Wednesday of the Week after the Epiphany
(I John 4:11-18; Mark 6:45-52)
Brain scientists say that the instinctive response to threat is either fight or flight. Humans will stand up to their perceived adversaries if they think that they can overcome the intimidation. If they sense that their enemies are too much for them, they will run away. In today’s first reading, John the Presbyter offers another alternative.
John is trying to keep his community from falling apart. There has been a rift and a number of people have already left. In the so-called first letter, which might actually be a recorded sermon, John exhorts his people to love one another despite differences. He is not asking that they care about those who have abandoned the community, but that they bear with one another’s foibles. His reasoning is instructive. God has loved them when there was no reason to do so because they had all sinned. Now they should similarly love one another as a way of showing that they belong to God.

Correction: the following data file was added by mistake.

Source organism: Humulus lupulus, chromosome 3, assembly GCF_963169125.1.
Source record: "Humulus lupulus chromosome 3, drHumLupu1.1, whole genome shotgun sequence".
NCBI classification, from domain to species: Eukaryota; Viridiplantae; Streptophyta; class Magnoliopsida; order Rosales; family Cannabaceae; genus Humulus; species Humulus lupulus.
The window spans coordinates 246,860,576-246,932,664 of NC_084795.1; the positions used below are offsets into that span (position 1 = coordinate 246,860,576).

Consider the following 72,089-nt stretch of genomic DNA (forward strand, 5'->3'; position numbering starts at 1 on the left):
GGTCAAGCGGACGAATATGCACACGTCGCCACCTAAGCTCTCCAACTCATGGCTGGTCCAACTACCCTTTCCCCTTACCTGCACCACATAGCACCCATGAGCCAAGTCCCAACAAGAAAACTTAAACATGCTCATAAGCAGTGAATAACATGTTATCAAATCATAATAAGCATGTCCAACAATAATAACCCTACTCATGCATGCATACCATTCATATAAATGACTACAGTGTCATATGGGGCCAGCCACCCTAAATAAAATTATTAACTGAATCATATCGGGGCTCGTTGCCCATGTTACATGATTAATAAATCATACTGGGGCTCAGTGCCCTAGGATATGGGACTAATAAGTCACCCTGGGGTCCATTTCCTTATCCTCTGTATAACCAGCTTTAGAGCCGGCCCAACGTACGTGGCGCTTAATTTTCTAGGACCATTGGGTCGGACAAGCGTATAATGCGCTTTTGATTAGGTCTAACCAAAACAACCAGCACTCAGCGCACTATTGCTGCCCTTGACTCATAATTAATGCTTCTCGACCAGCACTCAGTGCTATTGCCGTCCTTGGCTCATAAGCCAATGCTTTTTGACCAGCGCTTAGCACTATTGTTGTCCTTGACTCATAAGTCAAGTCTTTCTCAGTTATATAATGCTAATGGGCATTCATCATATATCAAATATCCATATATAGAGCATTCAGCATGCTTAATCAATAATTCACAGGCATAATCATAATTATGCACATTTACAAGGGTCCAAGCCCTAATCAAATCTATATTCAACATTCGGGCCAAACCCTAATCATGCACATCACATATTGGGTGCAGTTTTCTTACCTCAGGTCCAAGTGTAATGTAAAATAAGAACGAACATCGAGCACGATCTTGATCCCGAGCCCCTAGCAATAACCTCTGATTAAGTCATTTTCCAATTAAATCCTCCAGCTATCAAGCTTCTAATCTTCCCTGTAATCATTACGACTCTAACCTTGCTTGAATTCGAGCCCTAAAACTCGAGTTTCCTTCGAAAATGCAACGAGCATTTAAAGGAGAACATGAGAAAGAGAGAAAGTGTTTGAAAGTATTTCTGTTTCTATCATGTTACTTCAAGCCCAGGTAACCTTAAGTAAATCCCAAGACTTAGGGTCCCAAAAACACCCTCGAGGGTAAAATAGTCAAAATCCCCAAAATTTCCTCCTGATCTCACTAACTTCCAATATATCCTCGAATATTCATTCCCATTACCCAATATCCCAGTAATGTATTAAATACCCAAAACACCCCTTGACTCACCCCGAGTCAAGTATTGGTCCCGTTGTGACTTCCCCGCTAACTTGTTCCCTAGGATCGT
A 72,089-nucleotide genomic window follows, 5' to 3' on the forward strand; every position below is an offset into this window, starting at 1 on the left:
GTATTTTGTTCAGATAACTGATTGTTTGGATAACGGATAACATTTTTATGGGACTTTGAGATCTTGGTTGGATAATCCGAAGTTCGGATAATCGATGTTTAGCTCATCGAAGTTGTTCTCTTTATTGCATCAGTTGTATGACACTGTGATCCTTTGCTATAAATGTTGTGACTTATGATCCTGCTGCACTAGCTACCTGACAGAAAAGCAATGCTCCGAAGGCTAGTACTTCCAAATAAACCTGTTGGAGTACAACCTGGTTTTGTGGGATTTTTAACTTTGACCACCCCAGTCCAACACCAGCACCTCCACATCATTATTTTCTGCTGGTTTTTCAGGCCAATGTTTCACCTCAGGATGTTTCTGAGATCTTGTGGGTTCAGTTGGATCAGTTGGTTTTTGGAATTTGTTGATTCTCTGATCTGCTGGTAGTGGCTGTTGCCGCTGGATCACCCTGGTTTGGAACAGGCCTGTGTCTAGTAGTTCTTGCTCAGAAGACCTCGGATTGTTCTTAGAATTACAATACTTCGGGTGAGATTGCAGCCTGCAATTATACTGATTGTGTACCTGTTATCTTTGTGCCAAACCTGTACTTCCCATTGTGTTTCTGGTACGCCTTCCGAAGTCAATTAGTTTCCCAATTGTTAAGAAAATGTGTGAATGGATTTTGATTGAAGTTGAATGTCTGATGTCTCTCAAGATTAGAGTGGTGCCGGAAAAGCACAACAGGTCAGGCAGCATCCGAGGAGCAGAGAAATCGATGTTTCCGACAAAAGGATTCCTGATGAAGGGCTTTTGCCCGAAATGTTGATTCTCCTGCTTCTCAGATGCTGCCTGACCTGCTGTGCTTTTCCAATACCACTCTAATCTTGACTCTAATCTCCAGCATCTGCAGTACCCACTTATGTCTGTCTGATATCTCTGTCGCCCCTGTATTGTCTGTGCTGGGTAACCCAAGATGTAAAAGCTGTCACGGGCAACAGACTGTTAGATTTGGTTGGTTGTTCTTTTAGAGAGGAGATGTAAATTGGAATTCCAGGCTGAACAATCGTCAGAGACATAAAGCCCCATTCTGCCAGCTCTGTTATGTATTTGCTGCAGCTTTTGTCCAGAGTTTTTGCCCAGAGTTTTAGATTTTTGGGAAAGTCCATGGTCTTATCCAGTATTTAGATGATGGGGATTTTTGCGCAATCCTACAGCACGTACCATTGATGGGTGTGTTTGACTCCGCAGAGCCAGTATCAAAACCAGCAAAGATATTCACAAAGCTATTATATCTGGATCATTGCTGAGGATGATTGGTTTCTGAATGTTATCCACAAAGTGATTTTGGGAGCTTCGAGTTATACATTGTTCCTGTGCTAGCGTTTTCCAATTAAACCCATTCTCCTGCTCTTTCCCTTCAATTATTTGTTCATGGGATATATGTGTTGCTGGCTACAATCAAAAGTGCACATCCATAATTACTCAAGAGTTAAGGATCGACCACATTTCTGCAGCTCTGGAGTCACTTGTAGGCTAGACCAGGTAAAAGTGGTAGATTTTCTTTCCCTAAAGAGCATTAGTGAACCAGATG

We may feel the urge to bolt our jobs, our faith communities, even our families because we do not feel duly appreciated. Such action would be a terrible betrayal of the love God has shown us. We must resist the temptation to either flee or fight. Rather we should imitate God’s example of love.